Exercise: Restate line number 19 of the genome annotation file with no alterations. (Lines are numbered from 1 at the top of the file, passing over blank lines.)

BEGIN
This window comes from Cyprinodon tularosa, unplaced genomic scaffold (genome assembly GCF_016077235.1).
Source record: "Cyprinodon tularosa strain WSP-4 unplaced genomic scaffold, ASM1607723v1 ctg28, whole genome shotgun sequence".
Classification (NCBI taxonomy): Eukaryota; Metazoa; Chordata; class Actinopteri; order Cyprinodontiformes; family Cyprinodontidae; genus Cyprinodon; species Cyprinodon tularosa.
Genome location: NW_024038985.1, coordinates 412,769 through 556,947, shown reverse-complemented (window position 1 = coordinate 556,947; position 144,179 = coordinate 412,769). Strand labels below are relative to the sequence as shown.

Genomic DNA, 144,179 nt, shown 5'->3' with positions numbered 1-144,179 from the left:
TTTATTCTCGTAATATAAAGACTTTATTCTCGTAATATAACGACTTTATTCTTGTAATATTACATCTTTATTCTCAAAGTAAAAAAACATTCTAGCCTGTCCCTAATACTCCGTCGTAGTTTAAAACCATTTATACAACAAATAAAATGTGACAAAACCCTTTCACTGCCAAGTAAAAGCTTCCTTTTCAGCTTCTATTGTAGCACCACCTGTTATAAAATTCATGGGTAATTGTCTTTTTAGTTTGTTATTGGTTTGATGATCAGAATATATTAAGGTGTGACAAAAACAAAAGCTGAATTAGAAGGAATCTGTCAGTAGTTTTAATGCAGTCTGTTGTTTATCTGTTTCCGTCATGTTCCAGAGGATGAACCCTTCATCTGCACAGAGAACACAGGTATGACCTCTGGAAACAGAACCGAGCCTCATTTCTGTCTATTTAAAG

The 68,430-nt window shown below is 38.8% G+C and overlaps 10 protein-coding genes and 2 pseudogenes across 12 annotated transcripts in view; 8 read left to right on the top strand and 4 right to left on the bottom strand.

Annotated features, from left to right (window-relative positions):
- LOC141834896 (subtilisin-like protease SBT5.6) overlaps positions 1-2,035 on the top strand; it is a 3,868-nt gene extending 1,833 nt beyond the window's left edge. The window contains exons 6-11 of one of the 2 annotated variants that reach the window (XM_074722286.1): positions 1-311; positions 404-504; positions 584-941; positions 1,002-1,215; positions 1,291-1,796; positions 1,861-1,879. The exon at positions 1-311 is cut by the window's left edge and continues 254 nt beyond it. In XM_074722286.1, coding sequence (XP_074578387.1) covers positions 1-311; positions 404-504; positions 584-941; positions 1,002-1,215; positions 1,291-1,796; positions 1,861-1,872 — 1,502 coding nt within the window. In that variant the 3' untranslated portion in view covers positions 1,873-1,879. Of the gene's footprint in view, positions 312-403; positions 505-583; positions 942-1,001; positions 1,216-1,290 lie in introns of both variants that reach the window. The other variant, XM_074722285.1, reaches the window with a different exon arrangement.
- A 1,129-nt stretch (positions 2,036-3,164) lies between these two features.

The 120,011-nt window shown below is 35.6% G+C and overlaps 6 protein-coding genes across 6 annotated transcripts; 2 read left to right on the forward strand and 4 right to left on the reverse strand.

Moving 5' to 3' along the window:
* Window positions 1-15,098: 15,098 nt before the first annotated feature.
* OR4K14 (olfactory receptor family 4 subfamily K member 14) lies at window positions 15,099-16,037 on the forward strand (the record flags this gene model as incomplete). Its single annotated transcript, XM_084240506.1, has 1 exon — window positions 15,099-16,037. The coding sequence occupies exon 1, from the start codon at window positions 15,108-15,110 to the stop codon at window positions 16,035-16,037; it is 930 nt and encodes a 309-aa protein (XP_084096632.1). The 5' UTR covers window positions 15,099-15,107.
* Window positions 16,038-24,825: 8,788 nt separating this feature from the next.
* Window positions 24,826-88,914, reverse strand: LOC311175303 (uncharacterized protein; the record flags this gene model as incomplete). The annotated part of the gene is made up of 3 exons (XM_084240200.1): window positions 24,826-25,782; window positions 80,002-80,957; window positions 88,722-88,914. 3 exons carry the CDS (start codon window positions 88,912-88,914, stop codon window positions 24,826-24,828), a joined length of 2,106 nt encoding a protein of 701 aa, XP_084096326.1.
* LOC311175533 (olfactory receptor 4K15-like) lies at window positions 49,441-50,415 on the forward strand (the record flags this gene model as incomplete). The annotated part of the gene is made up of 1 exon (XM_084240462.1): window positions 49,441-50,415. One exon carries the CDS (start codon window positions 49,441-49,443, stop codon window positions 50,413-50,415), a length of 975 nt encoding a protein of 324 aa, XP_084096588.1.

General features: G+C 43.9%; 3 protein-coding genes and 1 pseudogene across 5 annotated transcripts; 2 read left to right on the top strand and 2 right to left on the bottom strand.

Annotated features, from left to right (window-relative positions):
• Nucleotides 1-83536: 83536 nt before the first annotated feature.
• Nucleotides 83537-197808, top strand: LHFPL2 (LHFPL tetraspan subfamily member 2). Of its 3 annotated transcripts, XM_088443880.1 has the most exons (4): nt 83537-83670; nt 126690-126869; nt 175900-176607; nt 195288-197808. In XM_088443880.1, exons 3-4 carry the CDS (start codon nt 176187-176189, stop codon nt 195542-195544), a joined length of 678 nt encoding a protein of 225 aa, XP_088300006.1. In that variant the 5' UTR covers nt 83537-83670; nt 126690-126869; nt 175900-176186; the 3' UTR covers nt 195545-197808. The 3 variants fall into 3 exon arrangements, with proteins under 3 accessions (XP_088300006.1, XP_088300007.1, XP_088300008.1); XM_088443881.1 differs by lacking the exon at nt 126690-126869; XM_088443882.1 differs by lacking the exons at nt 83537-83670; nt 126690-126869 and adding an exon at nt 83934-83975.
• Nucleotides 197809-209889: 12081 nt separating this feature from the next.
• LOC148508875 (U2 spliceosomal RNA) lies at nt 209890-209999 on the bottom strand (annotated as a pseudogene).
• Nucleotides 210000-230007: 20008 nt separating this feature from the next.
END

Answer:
Annotated features, from left to right (window-relative positions):